For a fall/winter crop, sow your seeds about 12 weeks before your first frost date. Mother Earth News' vegetable planner5 can help you find your average first and last frost dates.
For well-shaped carrots, you'll want to make sure your soil is nice and loose to a depth of at least 12 inches. Hard or stony soils will result in misshapen roots. Mix in a 1-inch layer of compost, or a half-inch layer of vermicompost, and plant your seeds a quarter-inch deep, 2 inches apart. If you're doing rows, space them about 10 inches apart.
Once the seedlings start to sprout, thin them so they're 2 to 6 inches apart, depending on the variety, to avoid crowding the roots. Avoid fertilizers high in nitrogen, as carrots need more phosphorous and potassium than nitrogen, and aim for a soil pH between 5.8 and 7.0 to optimize nutrient uptake. If your soil is too acidic, you can raise the pH by adding a bit of lime.
Once the seeds are planted, be sure to water consistently for the first 10 days. A soaker hose can be helpful for this. The soil should be kept moist but not soggy. Carrot seeds typically germinate slower than other veggies, so be patient. You can retain moisture by covering the soil with wood planks or a blanket for the first five or six days. As soon as the seeds show signs of life, remove the cover.
Weeds can be kept at a minimum and moisture can be retained with a layer of mulch once the seedlings have sprouted. Another way to reduce weeds is to grow radishes in with your carrots.
Pest and Disease Prevention
A number of wild critters will enjoy munching on carrots, so depending on where you live, you may have to contend with wild animals entering your garden, ripping up your beds. Fences and other physical barriers may need to be installed to keep them out.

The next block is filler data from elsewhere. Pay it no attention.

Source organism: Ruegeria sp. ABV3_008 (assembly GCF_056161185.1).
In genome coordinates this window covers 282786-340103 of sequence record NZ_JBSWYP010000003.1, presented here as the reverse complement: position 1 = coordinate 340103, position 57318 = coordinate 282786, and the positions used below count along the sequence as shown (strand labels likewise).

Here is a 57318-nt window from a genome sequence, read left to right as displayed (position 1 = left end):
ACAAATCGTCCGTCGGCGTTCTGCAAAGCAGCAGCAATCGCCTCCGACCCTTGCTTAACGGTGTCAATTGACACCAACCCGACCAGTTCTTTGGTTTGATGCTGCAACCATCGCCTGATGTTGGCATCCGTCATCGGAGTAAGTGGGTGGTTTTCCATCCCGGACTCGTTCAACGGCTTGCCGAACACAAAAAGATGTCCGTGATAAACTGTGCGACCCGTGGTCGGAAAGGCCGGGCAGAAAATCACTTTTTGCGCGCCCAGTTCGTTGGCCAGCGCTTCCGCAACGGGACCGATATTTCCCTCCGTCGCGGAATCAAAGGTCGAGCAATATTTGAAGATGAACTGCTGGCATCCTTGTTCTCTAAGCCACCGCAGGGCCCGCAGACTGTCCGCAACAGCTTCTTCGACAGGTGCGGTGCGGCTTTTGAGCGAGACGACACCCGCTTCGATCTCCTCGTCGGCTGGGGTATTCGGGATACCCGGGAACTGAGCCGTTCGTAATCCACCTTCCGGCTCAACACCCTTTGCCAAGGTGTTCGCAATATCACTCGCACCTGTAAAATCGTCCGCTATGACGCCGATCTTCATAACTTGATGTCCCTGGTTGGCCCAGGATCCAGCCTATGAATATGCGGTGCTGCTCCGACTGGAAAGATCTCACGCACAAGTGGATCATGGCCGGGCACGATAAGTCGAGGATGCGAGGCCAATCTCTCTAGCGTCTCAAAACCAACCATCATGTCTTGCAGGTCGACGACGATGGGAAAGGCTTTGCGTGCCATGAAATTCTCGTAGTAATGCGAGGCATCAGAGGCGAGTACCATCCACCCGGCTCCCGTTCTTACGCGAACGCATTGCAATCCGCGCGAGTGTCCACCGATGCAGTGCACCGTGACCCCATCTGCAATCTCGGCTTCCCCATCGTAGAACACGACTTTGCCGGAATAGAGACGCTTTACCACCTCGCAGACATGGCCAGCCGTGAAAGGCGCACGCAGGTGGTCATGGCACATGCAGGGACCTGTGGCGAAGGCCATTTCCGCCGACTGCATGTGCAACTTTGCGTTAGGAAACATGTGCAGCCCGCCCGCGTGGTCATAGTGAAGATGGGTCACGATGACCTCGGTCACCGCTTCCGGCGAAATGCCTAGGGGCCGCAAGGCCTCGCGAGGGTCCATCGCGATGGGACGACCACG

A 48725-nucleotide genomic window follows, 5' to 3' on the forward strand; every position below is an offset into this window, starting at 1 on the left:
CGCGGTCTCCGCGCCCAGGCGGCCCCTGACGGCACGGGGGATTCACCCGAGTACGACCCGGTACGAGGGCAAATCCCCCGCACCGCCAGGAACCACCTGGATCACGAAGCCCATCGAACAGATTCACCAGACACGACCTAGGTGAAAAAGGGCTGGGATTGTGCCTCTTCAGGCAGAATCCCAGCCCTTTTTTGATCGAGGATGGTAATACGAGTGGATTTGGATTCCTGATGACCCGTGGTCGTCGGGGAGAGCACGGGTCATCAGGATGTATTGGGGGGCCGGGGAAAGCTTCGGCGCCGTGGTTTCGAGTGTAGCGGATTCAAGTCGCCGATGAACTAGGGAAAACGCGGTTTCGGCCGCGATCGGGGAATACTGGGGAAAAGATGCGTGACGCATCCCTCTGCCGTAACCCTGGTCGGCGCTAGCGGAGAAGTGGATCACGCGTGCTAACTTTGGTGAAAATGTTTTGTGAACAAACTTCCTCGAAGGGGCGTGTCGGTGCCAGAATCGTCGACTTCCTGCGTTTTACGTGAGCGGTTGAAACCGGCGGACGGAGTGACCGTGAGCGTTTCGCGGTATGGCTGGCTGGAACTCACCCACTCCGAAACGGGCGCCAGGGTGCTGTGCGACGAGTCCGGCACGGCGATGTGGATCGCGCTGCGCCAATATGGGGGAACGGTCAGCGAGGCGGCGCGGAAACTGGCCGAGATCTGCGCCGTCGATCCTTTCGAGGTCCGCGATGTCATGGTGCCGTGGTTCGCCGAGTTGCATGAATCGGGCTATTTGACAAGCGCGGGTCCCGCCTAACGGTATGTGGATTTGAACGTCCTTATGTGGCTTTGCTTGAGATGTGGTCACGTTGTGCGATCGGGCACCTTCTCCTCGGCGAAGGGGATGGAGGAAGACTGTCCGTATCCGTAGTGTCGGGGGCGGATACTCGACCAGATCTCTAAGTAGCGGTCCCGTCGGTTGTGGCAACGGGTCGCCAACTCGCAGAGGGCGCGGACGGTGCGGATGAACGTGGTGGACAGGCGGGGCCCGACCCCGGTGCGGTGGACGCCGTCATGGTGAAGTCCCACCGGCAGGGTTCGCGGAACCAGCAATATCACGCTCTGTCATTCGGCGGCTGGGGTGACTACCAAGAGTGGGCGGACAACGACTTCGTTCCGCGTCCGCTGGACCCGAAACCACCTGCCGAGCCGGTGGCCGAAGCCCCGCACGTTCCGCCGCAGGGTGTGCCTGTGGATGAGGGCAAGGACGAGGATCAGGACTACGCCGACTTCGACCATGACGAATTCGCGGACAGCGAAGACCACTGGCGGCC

In terms of insects, the most common carrot pest is the aster leafhopper, which can spread aster yellow, a bacterial disease that causes hairy and misshapen roots. Using row covers will help prevent leafhoppers. Growing your carrots in compost-enriched soil, and far away from nut trees, fruit trees and grapes will also help, as these plants serve as hosts to the bacteria.
Harvesting and Storage
Carrots are easily harvested simply by loosening the soil around the roots with a digging fork and then gently pulling them out by their tops. Fully matured carrots will have the best flavor. Once harvested, cut off the top to maintain moisture in the carrot, rinse off the dirt and store in a cool dry place.
A root cellar is ideal, but you may also store them in your refrigerator, where they will keep for a few months. Pickling or fermenting them will allow them to be stored even longer. For a demonstration, see the video below.
Boil Unpeeled Carrots for Maximum Nutrition
Most people assume eating carrots raw is the way to get the most nutrition, but science reveals that's not always the case. It turns out that cooking carrots whole, skin intact, without chopping, slicing, grating, shredding or peeling them, is the best way to obtain the most nutrients from them. Just lightly scrub them first to remove surface dirt, and make sure you have an extra-large pot that will fit them.
Once the carrots are cooked, they can then be chopped in the manner you desire. Just before serving, add a little olive or coconut oil and butter to further maximize nutrient absorption. One of the nutrients maximized by cooking your carrots whole and unpeeled is falcarinol, a potent anticancer compound.6
Researchers have found that carrots boiled before being cut contained 25 percent more falcarinol, and as a result, 25 percent more cancer-fighting capabilities, than those chopped beforehand.7 Researchers also maintain that boiling carrots whole and unpeeled makes them taste better. Nearly 100 volunteers took the taste test, and 80 percent of them came to that conclusion.
As for what you can do with carrots in your kitchen, your imagination is the limit. For a list of creative ways, see MyRecipes.com, "7 Ways to Cook With Carrots."8 It contains such novel ideas as spiced braised carrots with olives and mint — a Moroccan-inspired side dish bursting with flavors like cinnamon, garlic, red pepper, coriander, honey and lemon — and poached scallops with leeks and carrots, an unusual flavor combination said to bring out the best in each other.